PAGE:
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Ed Stelmach is In


  02:15:37 am, by Nimble   , 420 words  
Categories: Announcements [A], Thoughts, Politics

Ed Stelmach is In

My wife and I went down to our local polling station at the sportsplex, bought a Progressive Conservative party membership for $5 apiece, and voted.

My wife felt "less dirty" than she thought she would feel buying a party membership - it's just pragmatic is all, and we both felt pretty darned good about having gone to vote. It was a surprisingly large turnout. Parking was an issue.

It's a slightly unusual vote in that you can vote for more than one candidate. We had a choice of three, Jim Dinning, Ed Stelmach and Ted Morton. You mark your first choice with a 1, but you can optionally vote for your second choice with a 2.

(I voted strategically in an "anyone but Morton" fashion: Dinning for 1, Stelmach for 2)

What happens is that when all the votes are counted, the lowest of the three is dropped out of the count, but all the secondary choices are split up amongst the reining candidates. So, people have, at least by all appearances, more of an influence even if their first candidate is voted out.

Jim Dinning was likely not popular amongst those who remember unfondly the medical and education cuts he made in the 90s. Ted Morton was likely not popular amongst those who consider him "unsympathetic to centrist views".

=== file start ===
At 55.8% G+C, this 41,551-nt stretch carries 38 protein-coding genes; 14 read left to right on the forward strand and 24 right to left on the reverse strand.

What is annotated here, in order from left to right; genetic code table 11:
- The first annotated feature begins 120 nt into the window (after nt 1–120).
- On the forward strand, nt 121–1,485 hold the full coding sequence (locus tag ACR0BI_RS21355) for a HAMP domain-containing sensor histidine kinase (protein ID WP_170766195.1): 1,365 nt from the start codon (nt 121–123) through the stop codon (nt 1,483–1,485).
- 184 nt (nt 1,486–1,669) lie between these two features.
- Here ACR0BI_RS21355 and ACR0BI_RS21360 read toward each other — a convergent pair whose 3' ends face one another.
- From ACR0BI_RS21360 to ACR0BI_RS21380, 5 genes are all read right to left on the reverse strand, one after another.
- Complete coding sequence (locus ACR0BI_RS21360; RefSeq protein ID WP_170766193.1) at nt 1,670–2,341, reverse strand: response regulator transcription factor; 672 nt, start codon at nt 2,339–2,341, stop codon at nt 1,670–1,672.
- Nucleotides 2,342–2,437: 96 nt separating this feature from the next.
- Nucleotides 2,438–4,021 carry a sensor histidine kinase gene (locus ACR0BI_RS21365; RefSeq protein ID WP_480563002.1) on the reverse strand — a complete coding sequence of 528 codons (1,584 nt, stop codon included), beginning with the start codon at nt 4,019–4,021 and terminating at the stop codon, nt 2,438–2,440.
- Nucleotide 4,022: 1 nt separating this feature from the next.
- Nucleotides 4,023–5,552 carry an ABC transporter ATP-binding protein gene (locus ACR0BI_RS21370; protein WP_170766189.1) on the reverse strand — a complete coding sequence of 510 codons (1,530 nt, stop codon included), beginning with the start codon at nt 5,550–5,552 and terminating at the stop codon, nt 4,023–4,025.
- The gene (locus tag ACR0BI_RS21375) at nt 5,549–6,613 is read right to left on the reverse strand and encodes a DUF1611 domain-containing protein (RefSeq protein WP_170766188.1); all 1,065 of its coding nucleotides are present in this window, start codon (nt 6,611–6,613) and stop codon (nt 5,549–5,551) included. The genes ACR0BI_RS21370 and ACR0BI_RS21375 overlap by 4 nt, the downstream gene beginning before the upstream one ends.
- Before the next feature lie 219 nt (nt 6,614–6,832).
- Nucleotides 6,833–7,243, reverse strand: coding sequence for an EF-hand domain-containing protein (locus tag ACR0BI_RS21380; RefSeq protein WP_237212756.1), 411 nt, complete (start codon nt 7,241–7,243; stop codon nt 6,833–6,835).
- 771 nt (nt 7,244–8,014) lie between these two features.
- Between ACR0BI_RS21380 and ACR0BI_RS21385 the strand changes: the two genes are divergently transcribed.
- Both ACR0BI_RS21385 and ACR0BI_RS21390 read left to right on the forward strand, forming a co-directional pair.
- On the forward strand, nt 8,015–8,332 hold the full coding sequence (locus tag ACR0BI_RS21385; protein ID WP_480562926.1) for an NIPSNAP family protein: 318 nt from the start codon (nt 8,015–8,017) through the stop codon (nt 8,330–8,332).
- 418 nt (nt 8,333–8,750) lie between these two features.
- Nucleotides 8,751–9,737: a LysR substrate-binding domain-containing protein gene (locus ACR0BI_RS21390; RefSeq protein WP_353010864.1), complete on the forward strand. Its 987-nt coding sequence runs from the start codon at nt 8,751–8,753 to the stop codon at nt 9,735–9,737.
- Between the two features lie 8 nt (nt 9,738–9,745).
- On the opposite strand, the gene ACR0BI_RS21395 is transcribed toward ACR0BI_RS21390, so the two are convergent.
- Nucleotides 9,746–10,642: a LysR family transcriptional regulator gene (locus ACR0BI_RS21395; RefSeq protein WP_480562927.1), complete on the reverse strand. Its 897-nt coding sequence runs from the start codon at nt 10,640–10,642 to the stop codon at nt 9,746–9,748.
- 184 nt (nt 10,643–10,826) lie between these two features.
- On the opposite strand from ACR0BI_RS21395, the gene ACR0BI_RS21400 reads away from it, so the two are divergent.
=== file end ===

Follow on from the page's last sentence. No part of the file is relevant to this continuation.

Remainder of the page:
Ed Stelmach... well, very few people seem to know what he's about, but he was certainly likely to be everyone's second choice.

As the Globe & Mail article by Walton & Harding read:

If nobody wins a majority on the second ballot, a preferential voting system kicks in. The third-place candidate drops off the ballot, and whoever the voter ranked as second choice will receive his votes.

"Everybody's second choice is going to be Ed Stelmach," Prof. Brownsey predicted.

That suggests that if Mr. Stelmach is in the top two, he could be poised to become Alberta's 13th premier.

That turned out to be exactly the case.

I guess we will get to know the new premier over the next little while. Graham Thomson of the Edmonton Journal had a couple of paragraphs put together that might be Stelmach in a nutshell:

In terms of intellectual depth, Stelmach seems to know issues inside, outside and backwards.

But he also tends to tie himself up in knots trying to explain himself, even when his audience is nothing more than a solitary columnist quietly sipping a cup of tea picked up by the Stelmach bus at a convenience store.

Actually, that just sound fine to me... for now :)

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